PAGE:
24 January 2011 How many pixels does it take to make a good 4"×6" print? Pixel count wars revisited
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Proceedings Volume 7876, Digital Photography VII; 78760F (2011) https://doi.org/10.1117/12.872164
Event: IS&T/SPIE Electronic Imaging, 2011, San Francisco Airport, California, United States
Abstract
In the early 1980's the future of conventional silver-halide photographic systems was of great concern due to the potential introduction of electronic imaging systems then typified by the Sony Mavica analog electronic camera. The focus was on the quality of film-based systems as expressed in the number of equivalent number pixels and bits-per-pixel, and how many pixels would be required to create an equivalent quality image from a digital camera. It was found that 35-mm frames, for ISO 100 color negative film, contained equivalent pixels of 12 microns for a total of 18 million pixels per frame (6 million pixels per layer) with about 6 bits of information per pixel; the introduction of new emulsion technology, tabular AgX grains, increased the value to 8 bit per pixel. Higher ISO speed films had larger equivalent pixels, fewer pixels per frame, but retained the 8 bits per pixel. Further work found that a high quality 3.5" x 5.25" print could be obtained from a three layer system containing 1300 x 1950 pixels per layer or about 7.6 million pixels in all. In short, it became clear that when a digital camera contained about 6 million pixels (in a single layer using a color filter array and appropriate image processing) that digital systems would challenge and replace conventional film-based system for the consumer market. By 2005 this became the reality. Since 2005 there has been a "pixel war" raging amongst digital camera makers. The question arises about just how many pixels are required and are all pixels equal? This paper will provide a practical look at how many pixels are needed for a good print based on the form factor of the sensor (sensor size) and the effective optical modulation transfer function (optical spread function) of the camera lens. Is it better to have 16 million, 5.7-micron pixels or 6 million 7.8-micron pixels? How does intrinsic (no electronic boost) ISO speed and exposure latitude vary with pixel size? A systematic review of these issues will be provided within the context of image quality and ISO speed models developed over the last 15 years.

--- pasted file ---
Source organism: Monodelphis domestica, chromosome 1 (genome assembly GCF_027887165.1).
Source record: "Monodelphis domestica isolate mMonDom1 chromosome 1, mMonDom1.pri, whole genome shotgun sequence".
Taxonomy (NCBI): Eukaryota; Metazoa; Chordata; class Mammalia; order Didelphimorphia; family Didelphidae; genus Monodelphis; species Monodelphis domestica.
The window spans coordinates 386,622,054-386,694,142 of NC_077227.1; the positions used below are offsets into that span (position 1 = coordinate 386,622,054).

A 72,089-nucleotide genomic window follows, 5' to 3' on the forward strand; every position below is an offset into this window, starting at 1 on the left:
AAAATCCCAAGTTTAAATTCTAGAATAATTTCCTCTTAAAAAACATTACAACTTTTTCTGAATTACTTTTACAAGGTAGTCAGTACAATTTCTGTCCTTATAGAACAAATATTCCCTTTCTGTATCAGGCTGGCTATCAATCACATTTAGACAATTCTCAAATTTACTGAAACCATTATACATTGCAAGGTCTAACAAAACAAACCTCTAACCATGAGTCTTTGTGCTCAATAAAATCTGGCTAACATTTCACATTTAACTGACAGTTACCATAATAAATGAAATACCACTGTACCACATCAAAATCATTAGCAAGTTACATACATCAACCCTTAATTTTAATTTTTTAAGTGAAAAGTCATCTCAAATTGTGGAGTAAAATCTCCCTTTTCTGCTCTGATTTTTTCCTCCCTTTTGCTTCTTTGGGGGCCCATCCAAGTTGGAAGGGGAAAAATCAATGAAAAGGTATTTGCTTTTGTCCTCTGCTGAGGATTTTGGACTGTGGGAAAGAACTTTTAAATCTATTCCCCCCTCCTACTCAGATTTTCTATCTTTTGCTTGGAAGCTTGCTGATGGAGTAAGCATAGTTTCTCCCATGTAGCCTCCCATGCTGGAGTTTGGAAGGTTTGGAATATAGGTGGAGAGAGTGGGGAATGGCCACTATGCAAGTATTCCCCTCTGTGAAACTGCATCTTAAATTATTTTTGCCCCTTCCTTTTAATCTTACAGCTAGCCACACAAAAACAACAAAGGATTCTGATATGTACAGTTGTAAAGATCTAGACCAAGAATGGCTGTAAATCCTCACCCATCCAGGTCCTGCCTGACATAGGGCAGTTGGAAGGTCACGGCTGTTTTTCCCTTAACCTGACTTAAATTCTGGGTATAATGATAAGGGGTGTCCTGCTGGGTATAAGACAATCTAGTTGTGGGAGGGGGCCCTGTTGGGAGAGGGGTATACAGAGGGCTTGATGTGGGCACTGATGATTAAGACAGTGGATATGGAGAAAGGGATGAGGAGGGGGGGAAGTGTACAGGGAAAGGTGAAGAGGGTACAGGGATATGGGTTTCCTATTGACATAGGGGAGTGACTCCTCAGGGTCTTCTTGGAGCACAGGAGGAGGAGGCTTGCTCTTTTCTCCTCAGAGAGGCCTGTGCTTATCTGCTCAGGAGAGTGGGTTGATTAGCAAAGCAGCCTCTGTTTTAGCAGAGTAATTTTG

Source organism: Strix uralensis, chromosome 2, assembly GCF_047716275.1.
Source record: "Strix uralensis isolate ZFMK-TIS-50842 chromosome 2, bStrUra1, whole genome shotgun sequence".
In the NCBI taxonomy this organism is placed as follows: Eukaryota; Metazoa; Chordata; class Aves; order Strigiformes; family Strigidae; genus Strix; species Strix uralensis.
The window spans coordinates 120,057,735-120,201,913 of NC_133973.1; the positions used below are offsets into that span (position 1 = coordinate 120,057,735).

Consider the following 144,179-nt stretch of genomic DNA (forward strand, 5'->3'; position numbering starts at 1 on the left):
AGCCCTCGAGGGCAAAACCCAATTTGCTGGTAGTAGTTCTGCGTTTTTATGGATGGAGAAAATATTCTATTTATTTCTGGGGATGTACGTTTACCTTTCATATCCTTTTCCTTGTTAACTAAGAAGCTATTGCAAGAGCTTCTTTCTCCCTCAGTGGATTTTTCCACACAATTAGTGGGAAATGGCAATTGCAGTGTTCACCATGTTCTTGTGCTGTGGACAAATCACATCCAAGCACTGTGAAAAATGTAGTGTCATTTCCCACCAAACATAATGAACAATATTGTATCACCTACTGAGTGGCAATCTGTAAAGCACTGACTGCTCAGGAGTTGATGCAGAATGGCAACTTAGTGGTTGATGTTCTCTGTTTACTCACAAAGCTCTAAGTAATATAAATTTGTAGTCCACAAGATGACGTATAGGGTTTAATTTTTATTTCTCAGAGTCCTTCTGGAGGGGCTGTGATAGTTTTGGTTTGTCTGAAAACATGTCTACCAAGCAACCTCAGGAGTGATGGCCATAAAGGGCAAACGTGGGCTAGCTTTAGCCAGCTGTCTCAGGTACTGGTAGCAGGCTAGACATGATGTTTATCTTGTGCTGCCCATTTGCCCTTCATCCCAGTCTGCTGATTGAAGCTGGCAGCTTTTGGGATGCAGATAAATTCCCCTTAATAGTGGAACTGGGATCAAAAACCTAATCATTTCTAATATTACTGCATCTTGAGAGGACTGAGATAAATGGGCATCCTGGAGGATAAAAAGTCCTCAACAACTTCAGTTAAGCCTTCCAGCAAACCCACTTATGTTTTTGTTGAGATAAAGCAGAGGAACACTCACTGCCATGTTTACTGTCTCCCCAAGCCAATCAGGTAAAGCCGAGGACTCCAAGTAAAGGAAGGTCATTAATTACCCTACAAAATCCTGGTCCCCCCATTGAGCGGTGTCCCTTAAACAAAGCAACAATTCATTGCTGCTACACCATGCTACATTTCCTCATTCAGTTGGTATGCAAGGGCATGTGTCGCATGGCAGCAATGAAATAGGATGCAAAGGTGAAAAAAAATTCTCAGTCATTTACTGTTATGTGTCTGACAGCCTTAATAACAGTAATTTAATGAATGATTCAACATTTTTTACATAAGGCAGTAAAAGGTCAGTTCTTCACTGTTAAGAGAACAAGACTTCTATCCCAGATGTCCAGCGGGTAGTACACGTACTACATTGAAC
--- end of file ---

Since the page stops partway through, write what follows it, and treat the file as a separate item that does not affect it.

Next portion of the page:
© (2011) COPYRIGHT Society of Photo-Optical Instrumentation Engineers (SPIE). Downloading of the abstract is permitted for personal use only.
Michael A. Kriss, Michael A. Kriss, } "How many pixels does it take to make a good 4"×6" print? Pixel count wars revisited", Proc. SPIE 7876, Digital Photography VII, 78760F (24 January 2011); doi: 10.1117/12.872164; https://doi.org/10.1117/12.872164
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